Inappropriate postings from non-lawyers
Ian Lance Taylor
ian at airs.com
Fri Feb 13 20:33:09 UTC 2004
Richard Schilling <rschi at rsmba.biz> writes:
> I would like to see the opensource.org criteria clarified on the web
> pages. It would help clear up some confusion. I suggested a few
> changes in an earlier post.
The criteria are here:
If you want to suggest changes, I suggest that you make them in
reference to that list.
All that I saw you post was a brief list of points, some of which are
already covered by the OSD, none of which were explained in any
> I too, want to see opensource.org accomodate the general public
> . . . but it would be nice to see an effort by the list participants
> to keep the discussion related to legal licensing issues and not moral
> implications for the free world.
OSI is specifically dedicated to working for ``the good of the
community.'' The moral implications of open source licenses are not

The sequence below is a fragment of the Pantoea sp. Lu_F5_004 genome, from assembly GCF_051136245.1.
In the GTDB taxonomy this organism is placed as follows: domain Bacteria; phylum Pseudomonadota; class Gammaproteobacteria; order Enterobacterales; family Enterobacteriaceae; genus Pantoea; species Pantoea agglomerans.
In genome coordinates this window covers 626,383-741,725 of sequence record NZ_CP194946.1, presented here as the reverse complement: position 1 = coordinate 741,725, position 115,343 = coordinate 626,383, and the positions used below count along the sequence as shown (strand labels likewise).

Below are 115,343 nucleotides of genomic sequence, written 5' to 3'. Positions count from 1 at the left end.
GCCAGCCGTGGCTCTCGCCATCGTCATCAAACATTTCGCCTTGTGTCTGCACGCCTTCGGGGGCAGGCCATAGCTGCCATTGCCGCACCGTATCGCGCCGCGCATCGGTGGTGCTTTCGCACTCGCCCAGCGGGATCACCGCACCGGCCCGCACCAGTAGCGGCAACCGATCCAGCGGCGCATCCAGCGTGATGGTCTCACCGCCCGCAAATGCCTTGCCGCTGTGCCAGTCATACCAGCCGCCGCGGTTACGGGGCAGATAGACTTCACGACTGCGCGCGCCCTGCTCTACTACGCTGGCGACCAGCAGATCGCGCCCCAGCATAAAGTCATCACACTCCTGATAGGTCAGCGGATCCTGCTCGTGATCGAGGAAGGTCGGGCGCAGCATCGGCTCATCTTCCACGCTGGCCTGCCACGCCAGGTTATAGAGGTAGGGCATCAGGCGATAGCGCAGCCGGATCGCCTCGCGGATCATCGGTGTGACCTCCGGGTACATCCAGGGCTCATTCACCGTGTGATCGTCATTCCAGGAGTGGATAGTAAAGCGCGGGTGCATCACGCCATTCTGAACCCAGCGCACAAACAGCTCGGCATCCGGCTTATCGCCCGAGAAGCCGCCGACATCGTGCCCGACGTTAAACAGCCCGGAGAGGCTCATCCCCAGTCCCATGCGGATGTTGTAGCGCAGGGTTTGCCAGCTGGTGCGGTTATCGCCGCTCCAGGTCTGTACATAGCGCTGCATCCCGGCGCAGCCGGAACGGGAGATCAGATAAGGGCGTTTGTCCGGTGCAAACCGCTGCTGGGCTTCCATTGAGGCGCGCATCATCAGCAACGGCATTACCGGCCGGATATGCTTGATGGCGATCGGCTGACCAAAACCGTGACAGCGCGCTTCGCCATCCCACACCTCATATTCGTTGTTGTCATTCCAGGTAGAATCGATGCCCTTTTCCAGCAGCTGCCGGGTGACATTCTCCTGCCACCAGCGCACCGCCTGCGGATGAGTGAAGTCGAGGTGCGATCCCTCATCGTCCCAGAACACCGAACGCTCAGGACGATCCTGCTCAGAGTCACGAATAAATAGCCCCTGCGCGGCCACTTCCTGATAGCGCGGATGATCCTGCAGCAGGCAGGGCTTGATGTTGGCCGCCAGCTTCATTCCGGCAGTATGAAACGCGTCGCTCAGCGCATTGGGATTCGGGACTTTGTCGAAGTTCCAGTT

out of place, because they are aspects of the good of the community.
> If us non-lawyers defer to lawyers and listen more we may have more
> lawyers providing constructive input.
That statement would be more convincing if you hadn't jumped all over
Lawrence Rosen, who is in fact a lawyer.
> Obviously, people are arguing that the GPL is invalid and providing
> some detailed analysis. I hope opensource.org pays attention to that
> and gets self-critical about their criteria really quick. At present,
> they are endorsing licenses that don't mean anything in front of a
> judge. They're nice public statements and rhetoric, but not much else
> at times.
The arguments that the GPL is invalid are totally bogus. Using those
arguments to suggest that the OSI needs to be more self-critical about
their criteria makes no sense.
Also, note that most of the OSI approved licenses were in fact written
with the benefit of legal advice, including the GPL.
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